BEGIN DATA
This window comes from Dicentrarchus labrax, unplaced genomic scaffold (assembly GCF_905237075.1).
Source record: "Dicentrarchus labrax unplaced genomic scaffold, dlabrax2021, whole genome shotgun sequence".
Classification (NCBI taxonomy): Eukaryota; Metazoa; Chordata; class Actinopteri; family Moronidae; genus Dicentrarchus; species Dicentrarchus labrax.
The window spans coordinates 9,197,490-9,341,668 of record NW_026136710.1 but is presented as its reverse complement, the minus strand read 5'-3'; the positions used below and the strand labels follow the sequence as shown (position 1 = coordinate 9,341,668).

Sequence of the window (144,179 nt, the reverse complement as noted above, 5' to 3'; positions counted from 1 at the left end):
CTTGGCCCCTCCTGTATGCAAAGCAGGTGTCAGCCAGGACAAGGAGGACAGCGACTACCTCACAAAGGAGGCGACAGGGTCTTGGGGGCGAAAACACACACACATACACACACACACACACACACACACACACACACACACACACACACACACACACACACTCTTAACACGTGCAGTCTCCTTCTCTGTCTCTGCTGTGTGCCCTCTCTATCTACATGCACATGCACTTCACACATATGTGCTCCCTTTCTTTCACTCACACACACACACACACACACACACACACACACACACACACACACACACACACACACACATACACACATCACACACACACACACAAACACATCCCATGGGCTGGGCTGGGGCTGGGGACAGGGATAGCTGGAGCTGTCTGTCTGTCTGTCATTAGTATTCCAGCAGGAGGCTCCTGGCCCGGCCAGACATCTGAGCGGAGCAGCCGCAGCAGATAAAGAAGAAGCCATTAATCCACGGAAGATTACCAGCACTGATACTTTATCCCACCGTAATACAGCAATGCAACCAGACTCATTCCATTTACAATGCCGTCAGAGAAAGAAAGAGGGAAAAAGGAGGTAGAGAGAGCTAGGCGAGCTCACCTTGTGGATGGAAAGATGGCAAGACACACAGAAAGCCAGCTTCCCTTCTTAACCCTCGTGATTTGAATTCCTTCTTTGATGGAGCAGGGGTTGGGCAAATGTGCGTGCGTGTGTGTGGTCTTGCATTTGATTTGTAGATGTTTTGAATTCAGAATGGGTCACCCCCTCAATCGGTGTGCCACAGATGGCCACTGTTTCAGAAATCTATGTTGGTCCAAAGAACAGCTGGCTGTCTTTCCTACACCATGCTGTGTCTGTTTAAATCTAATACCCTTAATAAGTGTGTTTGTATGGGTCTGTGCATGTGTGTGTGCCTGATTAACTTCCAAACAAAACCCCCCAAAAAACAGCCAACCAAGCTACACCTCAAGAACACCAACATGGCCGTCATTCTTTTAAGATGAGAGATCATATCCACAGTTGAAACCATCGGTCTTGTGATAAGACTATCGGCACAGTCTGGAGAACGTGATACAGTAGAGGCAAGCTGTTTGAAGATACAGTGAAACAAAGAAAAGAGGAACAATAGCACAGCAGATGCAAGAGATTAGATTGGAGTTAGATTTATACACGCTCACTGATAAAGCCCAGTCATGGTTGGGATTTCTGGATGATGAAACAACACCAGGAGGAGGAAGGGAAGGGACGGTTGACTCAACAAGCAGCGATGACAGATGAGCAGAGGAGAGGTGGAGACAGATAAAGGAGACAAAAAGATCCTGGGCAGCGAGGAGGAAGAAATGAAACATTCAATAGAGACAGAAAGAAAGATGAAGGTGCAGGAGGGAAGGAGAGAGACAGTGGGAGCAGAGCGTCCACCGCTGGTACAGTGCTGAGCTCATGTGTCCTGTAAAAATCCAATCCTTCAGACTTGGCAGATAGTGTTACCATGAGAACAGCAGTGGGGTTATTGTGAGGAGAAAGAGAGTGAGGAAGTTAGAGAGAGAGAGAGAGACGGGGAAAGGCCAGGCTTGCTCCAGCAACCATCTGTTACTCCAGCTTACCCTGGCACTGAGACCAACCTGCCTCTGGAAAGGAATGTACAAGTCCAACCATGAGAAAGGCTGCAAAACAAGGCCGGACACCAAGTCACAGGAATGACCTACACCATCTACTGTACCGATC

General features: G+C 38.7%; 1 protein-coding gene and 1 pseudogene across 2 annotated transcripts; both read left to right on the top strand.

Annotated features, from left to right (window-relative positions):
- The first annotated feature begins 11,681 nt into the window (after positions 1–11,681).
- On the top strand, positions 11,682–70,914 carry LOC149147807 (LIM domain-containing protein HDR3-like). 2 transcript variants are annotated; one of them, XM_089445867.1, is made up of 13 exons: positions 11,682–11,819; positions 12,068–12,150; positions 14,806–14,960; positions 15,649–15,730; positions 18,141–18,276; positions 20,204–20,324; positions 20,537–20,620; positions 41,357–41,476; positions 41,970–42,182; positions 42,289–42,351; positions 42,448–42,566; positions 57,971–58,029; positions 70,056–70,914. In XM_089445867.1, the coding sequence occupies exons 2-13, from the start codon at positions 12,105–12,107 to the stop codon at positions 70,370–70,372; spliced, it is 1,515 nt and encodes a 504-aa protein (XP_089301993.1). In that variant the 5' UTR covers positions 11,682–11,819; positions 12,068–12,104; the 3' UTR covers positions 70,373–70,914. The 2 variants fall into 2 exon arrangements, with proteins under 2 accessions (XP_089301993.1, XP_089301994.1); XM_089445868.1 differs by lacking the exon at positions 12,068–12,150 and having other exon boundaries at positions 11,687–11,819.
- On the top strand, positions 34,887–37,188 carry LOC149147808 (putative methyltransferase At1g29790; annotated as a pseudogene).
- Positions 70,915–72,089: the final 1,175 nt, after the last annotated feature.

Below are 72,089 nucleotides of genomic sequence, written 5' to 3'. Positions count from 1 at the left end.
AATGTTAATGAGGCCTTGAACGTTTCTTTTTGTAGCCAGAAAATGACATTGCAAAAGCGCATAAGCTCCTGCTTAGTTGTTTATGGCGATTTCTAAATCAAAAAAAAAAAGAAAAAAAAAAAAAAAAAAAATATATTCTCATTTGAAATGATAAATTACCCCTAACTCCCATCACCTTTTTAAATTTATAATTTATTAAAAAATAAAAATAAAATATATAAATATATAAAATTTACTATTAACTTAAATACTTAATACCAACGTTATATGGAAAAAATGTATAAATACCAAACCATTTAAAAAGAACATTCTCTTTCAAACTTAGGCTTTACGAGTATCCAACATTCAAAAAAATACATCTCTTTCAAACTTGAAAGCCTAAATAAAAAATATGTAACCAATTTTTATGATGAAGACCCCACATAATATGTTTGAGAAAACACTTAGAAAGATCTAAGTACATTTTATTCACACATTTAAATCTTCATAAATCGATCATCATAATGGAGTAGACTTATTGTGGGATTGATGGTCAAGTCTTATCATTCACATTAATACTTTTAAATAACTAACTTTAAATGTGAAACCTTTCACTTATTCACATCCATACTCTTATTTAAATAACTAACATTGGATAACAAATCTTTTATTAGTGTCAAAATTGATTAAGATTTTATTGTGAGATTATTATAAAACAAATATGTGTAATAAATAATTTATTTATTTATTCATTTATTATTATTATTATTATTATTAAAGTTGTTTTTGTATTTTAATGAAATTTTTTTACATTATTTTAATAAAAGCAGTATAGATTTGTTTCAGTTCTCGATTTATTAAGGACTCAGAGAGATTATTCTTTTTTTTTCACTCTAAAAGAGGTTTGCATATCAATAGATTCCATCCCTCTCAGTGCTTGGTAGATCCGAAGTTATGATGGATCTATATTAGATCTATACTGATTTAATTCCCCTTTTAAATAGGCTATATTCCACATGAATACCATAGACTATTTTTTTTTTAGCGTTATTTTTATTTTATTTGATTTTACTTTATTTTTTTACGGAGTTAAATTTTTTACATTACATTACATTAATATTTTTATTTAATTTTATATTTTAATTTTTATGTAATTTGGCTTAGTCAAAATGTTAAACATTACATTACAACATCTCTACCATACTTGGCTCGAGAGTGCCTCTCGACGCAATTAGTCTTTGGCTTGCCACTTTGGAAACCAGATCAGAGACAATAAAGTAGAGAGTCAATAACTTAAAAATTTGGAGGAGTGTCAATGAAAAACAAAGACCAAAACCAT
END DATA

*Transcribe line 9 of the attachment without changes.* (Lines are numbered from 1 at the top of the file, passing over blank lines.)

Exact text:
- The first annotated feature begins 11,681 nt into the window (after positions 1–11,681).